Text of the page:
We stayed in a family guest house on the edge of the old city, where we paid only 60 Yuan for a clean room with  (primitive) bathroom. After we had checked in, we discovered several modern hotel options in the new town, as well as a whole string of atmospheric wooden Inns (Kezhan) by the river. These cheap hotels are basic but clean and many rooms have balconies overlooking the river.

Places to eat:

You wont see this now Reatuarant staff washing your veggies in the river Fenghuang 2003
You won’t see this now: restaurant staff washing your veggies in the river Fenghuang 2003

The riverside restaurants serve excellent food. Lots of them are point and choose joints, where the chef will cook up something wonderful, from your choice of ingredients. The tiny fried shrimps and small fried fish with chilli are particularly good.

My Favourite Miao Restaurant fenghuang 2003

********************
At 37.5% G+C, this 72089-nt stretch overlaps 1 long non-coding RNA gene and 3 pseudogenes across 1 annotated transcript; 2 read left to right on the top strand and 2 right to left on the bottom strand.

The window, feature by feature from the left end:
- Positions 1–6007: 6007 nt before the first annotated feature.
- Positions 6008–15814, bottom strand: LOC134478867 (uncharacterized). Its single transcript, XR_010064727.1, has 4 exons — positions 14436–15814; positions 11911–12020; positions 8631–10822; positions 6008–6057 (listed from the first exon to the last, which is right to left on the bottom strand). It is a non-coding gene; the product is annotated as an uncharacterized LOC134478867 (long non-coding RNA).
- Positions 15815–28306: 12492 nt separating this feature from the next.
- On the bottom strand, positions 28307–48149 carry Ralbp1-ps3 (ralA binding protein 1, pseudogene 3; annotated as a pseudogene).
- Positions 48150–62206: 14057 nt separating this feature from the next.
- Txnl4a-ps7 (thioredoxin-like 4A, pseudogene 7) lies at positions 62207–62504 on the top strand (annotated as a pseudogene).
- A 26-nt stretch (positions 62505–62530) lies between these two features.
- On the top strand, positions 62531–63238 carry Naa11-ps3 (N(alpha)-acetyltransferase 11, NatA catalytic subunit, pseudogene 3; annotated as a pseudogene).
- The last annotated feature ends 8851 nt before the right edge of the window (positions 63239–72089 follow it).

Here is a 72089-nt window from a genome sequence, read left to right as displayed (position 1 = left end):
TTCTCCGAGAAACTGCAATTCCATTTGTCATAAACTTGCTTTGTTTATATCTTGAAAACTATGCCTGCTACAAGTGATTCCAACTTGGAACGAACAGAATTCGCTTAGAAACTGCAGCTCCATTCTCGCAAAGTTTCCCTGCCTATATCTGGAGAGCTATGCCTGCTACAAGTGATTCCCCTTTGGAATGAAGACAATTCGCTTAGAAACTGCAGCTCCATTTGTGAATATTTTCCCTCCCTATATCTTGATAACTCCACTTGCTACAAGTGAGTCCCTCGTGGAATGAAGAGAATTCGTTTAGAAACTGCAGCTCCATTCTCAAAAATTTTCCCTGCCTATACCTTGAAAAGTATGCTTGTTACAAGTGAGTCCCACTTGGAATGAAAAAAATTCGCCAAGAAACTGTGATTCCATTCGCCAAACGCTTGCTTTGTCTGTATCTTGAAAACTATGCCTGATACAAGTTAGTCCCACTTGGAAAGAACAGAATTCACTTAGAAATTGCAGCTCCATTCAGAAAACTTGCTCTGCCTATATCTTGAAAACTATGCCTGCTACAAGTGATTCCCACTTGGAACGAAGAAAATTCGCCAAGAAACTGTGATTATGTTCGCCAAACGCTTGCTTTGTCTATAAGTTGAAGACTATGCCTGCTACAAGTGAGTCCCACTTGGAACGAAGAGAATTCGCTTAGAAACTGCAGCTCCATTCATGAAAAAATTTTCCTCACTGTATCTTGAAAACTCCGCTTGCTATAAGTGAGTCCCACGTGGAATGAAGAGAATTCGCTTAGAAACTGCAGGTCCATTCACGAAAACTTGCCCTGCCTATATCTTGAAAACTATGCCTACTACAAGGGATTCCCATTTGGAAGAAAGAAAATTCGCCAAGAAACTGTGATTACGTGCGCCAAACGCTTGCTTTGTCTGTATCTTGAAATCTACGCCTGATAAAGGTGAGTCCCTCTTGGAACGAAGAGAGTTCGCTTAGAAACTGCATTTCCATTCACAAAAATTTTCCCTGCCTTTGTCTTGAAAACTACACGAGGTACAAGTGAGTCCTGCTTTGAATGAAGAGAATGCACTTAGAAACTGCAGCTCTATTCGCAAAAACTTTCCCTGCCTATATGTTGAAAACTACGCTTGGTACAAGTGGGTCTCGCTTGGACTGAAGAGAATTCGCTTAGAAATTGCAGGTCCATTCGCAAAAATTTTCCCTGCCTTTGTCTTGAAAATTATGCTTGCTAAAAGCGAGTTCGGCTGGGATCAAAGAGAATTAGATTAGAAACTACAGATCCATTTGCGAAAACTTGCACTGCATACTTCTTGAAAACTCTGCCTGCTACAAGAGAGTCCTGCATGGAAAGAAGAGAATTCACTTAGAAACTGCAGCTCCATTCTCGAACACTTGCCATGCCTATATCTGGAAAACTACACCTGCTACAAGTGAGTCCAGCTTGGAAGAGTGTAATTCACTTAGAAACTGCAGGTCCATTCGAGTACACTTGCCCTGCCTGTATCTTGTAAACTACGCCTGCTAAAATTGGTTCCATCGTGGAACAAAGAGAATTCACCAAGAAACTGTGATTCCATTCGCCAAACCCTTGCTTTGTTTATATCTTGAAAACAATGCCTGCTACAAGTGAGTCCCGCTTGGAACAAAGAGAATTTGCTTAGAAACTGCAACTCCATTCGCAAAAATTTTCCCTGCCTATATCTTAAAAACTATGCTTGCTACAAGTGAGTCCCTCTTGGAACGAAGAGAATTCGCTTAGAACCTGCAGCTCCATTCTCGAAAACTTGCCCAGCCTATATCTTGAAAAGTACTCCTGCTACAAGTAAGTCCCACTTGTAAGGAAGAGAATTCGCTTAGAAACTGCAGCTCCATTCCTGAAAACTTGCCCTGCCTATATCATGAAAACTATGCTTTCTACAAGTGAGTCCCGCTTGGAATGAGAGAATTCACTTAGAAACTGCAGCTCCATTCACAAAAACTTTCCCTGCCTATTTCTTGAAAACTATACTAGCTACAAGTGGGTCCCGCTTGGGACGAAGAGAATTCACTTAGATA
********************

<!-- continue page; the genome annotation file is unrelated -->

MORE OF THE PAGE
My Favourite Miao Restaurant Fenghuang 2003

If you haven’t been to Guizhou, Fenghuang is a good place to try Miao dishes, especially the hot and sour chicken, or hot and sour fish. We particularly liked one excellent restaurant just off the old main street, run by a friendly young couple. It is recognizable by the huge selection of fresh vegetables outside and the cured meats hanging in the front window (See photo).

Margie having a beer in a riverside tavern Fenghuang 2003
Margie having a beer in a riverside tavern Fenghuang 2003

They do a great sweet and sour cat fish as well as  good vegetarian dishes. Lastly, in the  modern town there is a night market that has a good selection of snacks and local specialities.

The Southern Great Wall

The Southern Great Wall 南长城 or the Miaojiang Great Wall苗疆长城: The Miao Frontier Wall

THE SOUTHERN GREAT WALL 南长城 OR THE MIAOJIANG GREAT WALL苗疆长城: THE MIAO FRONTIER WALL
THE SOUTHERN GREAT WALL 南长城 OR THE MIAOJIANG GREAT WALL苗疆长城: THE MIAO FRONTIER WALL

Rebuilding the past: The new old or the old new

The Southern Great Wall (sometimes known as the THE MIAOJIANG GREAT WALL 苗疆长城: THE MIAO FRONTIER WALL) lies a few kilometers outside the beautiful historic town of Fenghuang in Western Hunan Province.